It’s the jewel in Bournemouth’s crown with a national and international reputation.
Founded by Sir Merton and Lady Annie Russell-Cotes at the turn of the twentieth century, the Russell-Cotes Art Gallery & Museum is a rare survivor as the residence of a Victorian private collector. Situated on the East Cliff, it stands as a testament to the Victorian passion for collecting and the enduring legacy of a remarkable couple.
The history of this institution is intertwined with the lives of Sir Merton Russell-Cotes and Lady Annie Russell-Cotes, whose vision and philanthropy gave rise to one of the country’s most eclectic and charming cultural establishments.
The story begins in the late 19th century when Sir Merton Russell-Cotes decided to build his wife Lady Annie, a dream house on a cliff, overlooking the sea. It was an extraordinary, extravagant birthday present – lavish, splendid, and with a touch of fantasy.
They filled this exotic seaside villa with beautiful objects from their travels across the world, and lined the walls with a remarkable collection of British art, creating a unique atmosphere in a most dramatic setting.
They began their collection, whilst owning the Royal Bath Hotel before building East Cliff Hall, a mansion overlooking the sea, completed in 1901. Designed in a lavish mix of Art Nouveau and Victorian styles, the house itself became a work of art, a fitting setting for the treasures it would house.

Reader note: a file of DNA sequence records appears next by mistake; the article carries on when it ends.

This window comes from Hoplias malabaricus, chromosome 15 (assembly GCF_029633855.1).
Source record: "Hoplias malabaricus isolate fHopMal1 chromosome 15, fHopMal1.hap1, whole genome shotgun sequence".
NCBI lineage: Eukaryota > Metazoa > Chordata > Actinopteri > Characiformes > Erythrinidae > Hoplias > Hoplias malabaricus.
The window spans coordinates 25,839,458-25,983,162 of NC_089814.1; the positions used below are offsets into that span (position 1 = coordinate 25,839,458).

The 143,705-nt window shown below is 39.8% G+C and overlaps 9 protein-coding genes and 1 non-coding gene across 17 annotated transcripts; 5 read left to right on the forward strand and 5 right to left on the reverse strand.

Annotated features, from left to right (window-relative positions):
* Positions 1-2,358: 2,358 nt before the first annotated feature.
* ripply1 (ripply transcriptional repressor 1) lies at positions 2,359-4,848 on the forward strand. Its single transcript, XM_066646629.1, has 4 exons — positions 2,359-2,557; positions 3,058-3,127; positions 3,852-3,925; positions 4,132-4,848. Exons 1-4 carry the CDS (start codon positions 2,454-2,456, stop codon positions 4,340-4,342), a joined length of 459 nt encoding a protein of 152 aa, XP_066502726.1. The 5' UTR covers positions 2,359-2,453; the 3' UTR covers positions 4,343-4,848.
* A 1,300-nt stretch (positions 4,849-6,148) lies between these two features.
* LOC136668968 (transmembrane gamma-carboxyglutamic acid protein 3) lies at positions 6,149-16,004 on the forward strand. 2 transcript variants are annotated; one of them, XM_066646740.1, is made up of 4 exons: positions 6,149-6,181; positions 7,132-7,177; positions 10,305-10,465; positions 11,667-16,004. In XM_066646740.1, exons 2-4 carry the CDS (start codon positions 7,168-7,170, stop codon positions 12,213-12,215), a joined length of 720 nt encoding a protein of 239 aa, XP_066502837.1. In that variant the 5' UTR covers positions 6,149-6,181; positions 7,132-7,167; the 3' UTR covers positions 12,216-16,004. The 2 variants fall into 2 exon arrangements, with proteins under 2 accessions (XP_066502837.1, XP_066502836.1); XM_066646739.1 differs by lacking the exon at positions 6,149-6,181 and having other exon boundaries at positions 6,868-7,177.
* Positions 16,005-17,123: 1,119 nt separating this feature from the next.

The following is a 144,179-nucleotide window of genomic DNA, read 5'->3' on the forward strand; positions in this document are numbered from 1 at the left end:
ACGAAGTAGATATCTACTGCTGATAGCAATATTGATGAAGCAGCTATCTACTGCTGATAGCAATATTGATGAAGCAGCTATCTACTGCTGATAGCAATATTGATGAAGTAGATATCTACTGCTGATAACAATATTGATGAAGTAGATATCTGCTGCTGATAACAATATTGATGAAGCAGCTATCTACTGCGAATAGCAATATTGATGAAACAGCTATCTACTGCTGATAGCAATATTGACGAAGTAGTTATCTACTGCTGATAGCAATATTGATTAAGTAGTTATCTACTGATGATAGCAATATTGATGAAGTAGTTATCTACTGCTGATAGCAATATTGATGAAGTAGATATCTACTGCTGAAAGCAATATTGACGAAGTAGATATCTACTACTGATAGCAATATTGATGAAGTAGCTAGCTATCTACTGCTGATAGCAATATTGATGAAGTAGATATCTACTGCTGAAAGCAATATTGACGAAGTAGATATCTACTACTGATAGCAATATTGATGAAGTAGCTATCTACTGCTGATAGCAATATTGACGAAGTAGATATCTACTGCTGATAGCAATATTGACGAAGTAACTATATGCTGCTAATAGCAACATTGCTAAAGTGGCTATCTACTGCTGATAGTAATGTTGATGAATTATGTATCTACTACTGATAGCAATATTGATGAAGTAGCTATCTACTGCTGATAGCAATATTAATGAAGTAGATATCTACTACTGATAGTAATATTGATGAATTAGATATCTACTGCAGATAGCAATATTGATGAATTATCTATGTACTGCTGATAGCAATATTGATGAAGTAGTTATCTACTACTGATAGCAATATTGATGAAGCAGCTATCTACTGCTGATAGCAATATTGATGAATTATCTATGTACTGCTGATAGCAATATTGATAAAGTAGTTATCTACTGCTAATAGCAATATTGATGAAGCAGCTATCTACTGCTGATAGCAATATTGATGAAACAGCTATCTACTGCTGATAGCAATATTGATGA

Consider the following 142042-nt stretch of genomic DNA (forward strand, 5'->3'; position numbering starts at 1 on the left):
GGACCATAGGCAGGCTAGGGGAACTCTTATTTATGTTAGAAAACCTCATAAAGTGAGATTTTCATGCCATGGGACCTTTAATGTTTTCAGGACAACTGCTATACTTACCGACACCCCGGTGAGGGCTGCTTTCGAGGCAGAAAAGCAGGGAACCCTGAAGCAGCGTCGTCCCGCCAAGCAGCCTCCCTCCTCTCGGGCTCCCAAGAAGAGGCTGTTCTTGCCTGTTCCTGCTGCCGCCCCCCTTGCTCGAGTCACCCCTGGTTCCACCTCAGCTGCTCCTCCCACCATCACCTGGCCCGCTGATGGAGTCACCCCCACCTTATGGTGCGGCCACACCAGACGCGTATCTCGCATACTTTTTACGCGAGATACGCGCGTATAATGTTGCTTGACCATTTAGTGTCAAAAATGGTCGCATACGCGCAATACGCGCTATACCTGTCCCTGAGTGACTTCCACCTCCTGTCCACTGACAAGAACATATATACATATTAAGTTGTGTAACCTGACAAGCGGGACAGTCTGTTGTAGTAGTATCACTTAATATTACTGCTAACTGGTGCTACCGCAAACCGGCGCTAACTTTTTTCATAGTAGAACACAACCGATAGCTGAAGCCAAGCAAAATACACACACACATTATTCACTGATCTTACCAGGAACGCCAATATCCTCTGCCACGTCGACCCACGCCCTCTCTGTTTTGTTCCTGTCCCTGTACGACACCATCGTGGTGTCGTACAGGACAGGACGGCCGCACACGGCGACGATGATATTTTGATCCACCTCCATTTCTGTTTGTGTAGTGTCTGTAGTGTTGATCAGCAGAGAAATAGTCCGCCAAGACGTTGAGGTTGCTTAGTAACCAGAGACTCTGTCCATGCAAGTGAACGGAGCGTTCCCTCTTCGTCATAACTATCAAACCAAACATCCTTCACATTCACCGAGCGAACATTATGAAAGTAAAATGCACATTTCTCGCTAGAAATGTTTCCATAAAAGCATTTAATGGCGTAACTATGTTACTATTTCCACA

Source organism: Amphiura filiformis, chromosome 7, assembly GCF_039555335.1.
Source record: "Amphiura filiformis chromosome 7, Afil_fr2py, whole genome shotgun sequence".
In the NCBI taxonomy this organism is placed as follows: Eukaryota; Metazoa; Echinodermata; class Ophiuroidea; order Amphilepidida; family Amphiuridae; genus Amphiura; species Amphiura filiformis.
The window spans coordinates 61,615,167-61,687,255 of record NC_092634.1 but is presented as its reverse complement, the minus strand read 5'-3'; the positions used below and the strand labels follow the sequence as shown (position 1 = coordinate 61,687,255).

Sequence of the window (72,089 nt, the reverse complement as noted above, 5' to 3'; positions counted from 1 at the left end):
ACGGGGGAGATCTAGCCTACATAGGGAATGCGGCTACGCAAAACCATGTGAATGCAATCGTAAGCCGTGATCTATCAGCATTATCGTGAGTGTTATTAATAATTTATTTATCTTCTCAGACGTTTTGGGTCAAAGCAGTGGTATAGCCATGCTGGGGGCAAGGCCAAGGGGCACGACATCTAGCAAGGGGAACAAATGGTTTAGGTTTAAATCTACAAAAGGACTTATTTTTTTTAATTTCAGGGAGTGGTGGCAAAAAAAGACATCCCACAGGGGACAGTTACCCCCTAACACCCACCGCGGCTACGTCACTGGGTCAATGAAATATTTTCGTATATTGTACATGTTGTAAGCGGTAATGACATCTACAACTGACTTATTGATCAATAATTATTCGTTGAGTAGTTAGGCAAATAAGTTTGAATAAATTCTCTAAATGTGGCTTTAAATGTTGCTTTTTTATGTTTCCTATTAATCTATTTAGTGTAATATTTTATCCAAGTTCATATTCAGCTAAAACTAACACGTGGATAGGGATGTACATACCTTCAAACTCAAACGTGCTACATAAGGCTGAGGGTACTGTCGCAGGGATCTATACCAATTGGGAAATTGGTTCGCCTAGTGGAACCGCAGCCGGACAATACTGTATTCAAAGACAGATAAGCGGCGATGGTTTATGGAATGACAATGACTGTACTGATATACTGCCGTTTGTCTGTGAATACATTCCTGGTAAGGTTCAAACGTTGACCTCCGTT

The historic house (now a Grade II* Listed Building) reflects Moorish, Japanese and French decorative styles alongside contemporary Victorian design, with each room telling its own story. Merton wrote: “I made up my mind to construct it architecturally to combine the Renaissance with Italian and old Scottish baronial style.”
The Russell-Cotes collection spans paintings, sculptures, ceramics, and artifacts from around the world. Sir Merton and Lady Annie were avid travellers, and their journeys influenced the global scope of their acquisitions.
From 1884, the couple travelled extensively visiting Australasia, America, India, the Near East, Egypt, the Pacific Islands and Japan, collecting artwork and souvenirs. The resulting collections were displayed throughout the hotel’s public and private rooms, which gained a reputation for being an art gallery and museum.
Many famous guests stayed at the hotel including Oscar Wilde, actor Sir Henry Irving, artist Sir Hubert Von Herkomer and Sir Benjamin Disraeli.
In 1907, the Russell-Cotes couple gifted their home and its contents to the town of Bournemouth, with the stipulation that it be used as a public art gallery and museum. This generous donation laid the foundation for the Russell-Cotes Art Gallery and Museum, which officially opened its doors to the public in 1922, shortly after Sir Merton’s death in 1921.
The museum houses an impressive array of artworks, including pieces by renowned artists such as Dante Gabriel Rossetti, Edwin Longsden Long RA, and Sir Alfred James Munnings alongside an inspiring collection of works by women artists.
The Russell-Cotes Art Gallery and Museum has not only served as a cultural hub but also as a venue for educational programmes, a changing calendar of temporary exhibitions and community projects.
The museum’s commitment to accessibility and inclusivity ensures that it continues to be a vibrant and relevant institution in the 21st century. It has become a popular tourist destination, attracting art enthusiasts, history buffs, and curious visitors from around the world.
The museum’s enduring charm lies not only in its remarkable architecture and diverse collections but also in the captivating story of the couple whose passion for art and culture left an indelible mark on the cultural landscape of Bournemouth.
Image courtesy of Bournemouth Echo